Research project: PhD Elsa Gallez
Geospatial analysis of access to green and blue infrastructure from other foundational amenities in the Brussels Capital Region (GREENEQUITIES).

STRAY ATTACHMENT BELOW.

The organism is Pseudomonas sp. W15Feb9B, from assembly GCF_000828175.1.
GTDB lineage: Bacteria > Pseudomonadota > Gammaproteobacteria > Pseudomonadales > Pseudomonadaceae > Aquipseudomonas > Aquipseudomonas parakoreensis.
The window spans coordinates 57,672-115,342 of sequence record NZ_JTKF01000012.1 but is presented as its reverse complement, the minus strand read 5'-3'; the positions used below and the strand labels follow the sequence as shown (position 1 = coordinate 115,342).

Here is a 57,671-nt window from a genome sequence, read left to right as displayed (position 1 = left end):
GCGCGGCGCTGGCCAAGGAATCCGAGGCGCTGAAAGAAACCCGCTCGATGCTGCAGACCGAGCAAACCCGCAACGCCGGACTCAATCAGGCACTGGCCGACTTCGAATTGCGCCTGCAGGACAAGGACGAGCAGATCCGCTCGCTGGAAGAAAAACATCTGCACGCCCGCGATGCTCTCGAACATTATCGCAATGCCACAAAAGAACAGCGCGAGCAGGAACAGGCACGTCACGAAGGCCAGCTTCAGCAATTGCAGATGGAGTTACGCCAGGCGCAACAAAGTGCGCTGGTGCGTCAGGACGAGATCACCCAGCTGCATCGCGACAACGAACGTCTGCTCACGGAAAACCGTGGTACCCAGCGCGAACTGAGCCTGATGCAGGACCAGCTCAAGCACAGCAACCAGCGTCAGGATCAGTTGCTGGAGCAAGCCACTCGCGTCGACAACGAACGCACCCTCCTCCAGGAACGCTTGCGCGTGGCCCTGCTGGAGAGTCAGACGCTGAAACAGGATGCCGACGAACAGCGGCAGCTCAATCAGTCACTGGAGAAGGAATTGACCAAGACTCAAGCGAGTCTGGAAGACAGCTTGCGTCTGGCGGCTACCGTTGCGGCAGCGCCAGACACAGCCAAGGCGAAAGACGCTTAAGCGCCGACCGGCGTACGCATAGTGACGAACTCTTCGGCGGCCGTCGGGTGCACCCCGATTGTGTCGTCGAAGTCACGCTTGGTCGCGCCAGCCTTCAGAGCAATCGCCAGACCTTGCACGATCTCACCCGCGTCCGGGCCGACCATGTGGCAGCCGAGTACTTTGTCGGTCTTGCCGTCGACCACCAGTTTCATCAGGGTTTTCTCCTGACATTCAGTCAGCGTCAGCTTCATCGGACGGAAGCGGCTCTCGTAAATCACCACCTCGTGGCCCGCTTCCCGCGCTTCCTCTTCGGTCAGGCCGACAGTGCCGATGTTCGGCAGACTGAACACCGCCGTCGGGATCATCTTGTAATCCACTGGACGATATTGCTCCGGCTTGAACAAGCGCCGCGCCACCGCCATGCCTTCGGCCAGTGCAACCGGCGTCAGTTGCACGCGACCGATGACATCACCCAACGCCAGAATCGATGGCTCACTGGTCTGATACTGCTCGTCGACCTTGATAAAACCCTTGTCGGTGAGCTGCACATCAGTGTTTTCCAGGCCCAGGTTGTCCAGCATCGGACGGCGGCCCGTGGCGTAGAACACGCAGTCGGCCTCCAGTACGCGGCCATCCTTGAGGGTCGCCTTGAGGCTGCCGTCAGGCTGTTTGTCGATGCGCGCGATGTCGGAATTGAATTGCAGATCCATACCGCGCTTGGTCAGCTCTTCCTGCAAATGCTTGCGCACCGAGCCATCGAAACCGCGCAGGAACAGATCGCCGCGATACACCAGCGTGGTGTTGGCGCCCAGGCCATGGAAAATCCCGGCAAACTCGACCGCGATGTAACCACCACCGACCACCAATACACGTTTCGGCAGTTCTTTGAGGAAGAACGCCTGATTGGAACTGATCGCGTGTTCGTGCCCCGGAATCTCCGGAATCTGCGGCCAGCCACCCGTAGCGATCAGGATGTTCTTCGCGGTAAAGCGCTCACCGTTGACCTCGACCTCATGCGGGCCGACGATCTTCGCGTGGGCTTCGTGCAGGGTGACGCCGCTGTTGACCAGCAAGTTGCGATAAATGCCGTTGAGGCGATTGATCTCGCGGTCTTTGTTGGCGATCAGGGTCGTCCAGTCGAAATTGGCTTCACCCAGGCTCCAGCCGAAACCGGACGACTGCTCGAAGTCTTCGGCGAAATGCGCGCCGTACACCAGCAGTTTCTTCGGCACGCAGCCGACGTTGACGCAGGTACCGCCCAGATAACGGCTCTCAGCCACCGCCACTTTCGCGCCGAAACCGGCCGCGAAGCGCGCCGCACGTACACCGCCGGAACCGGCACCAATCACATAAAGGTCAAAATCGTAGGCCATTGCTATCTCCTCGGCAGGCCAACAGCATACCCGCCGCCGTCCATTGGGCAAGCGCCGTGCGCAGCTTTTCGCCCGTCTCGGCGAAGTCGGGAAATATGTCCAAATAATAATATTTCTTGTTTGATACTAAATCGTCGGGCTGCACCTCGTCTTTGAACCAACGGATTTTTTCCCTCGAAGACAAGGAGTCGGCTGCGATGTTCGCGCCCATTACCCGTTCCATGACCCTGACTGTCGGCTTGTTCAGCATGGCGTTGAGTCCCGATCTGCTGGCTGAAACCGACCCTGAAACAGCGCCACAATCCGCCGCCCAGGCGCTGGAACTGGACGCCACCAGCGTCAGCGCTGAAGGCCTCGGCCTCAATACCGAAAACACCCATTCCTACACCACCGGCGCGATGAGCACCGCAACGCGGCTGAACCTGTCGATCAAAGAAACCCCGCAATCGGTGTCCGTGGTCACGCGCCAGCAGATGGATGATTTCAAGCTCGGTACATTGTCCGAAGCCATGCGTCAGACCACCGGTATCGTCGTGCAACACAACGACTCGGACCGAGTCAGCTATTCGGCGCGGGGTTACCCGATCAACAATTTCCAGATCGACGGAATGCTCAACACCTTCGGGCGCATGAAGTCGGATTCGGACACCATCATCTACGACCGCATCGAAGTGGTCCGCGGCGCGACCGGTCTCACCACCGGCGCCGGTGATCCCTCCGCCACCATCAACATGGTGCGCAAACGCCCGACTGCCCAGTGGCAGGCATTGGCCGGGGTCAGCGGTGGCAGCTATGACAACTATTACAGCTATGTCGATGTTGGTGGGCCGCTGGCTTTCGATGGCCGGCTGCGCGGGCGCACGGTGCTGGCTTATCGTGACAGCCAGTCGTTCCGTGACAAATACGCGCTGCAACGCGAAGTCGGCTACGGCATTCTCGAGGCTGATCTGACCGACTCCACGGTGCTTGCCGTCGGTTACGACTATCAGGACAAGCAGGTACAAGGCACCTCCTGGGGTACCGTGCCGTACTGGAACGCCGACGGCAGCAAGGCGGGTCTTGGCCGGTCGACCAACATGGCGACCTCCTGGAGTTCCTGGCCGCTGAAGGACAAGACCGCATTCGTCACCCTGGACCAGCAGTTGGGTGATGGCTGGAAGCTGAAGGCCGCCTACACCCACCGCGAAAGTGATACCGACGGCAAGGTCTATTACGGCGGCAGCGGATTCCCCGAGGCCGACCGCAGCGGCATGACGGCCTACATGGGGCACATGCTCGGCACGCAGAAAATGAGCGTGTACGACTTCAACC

The implementation of nature-based solutions (NBS) and green and blue infrastructure (GBI) in urban areas is gaining momentum as a strategy to mitigate climate risk, enhance public health, and ultimately, create more livable cities. However, NBS and GBI (spatial) assessment and planning instruments have been criticized for its poor consideration of environmental justice and social vulnerability, hence its implementation in cities bares the risk of (re-)producing social inequalities. In order to make NBS, GBI and its related benefits (more) available/accessible to the above-mentioned vulnerable social groups (e.g., children, older persons, people with disabilities), it is important to assess their accessibility from other foundational social amenities which represent an essential place of their daily urban experience (e.g., schools, senior centers, healthcare facilities). Yet, to date, the majority of studies analyzing (unequal) exposure or access to urban green and blue spaces by vulnerable social groups focuses on residential metrics. Approaches based on foundational social facilities are still scarce, clearly dominated by US case studies and rarely looking at the equity implications of the observed (spatial) distributional patterns. In response to the above-mentioned knowledge gaps, this project aims to set the ground for the development of an interdisciplinary research line at VUB on the geospatial analysis of access to urban NBS and GBI, with a focus on vulnerable groups living in the Brussels Capital Region (BCR). This overall goal is structured around three main research objectives to be accomplished by a novel mixed- method approach that combines both quantitative and qualitative techniques from both natural and social sciences, including GIS analyses, map-based surveys, and semi-structured interviews. The research project will be mainly implemented in the form of a PhD thesis supervised by the ZAP member. The project is structured around seven interrelated work packages with defined tasks to ensure that the research objectives will be reached within the project.